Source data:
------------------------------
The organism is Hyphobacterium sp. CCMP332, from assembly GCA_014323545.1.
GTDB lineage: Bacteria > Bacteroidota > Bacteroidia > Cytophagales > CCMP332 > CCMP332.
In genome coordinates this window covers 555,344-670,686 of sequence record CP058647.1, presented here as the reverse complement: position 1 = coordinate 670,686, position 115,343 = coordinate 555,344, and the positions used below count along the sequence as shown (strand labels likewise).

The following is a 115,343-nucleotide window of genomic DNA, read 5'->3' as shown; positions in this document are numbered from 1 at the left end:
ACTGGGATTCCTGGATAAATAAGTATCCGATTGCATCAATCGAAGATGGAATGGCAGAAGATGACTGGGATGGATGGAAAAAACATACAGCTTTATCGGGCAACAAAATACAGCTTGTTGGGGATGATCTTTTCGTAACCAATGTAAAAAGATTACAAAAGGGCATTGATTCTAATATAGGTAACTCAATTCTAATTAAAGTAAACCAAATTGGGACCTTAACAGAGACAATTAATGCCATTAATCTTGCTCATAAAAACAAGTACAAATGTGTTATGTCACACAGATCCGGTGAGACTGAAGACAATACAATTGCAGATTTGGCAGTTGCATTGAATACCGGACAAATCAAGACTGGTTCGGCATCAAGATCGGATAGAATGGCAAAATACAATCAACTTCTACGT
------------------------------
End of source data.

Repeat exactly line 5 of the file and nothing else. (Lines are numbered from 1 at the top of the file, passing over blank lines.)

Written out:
ACTGGGATTCCTGGATAAATAAGTATCCGATTGCATCAATCGAAGATGGAATGGCAGAAGATGACTGGGATGGATGGAAAAAACATACAGCTTTATCGGGCAACAAAATACAGCTTGTTGGGGATGATCTTTTCGTAACCAATGTAAAAAGATTACAAAAGGGCATTGATTCTAATATAGGTAACTCAATTCTAATTAAAGTAAACCAAATTGGGACCTTAACAGAGACAATTAATGCCATTAATCTTGCTCATAAAAACAAGTACAAATGTGTTATGTCACACAGATCCGGTGAGACTGAAGACAATACAATTGCAGATTTGGCAGTTGCATTGAATACCGGACAAATCAAGACTGGTTCGGCATCAAGATCGGATAGAATGGCAAAATACAATCAACTTCTACGT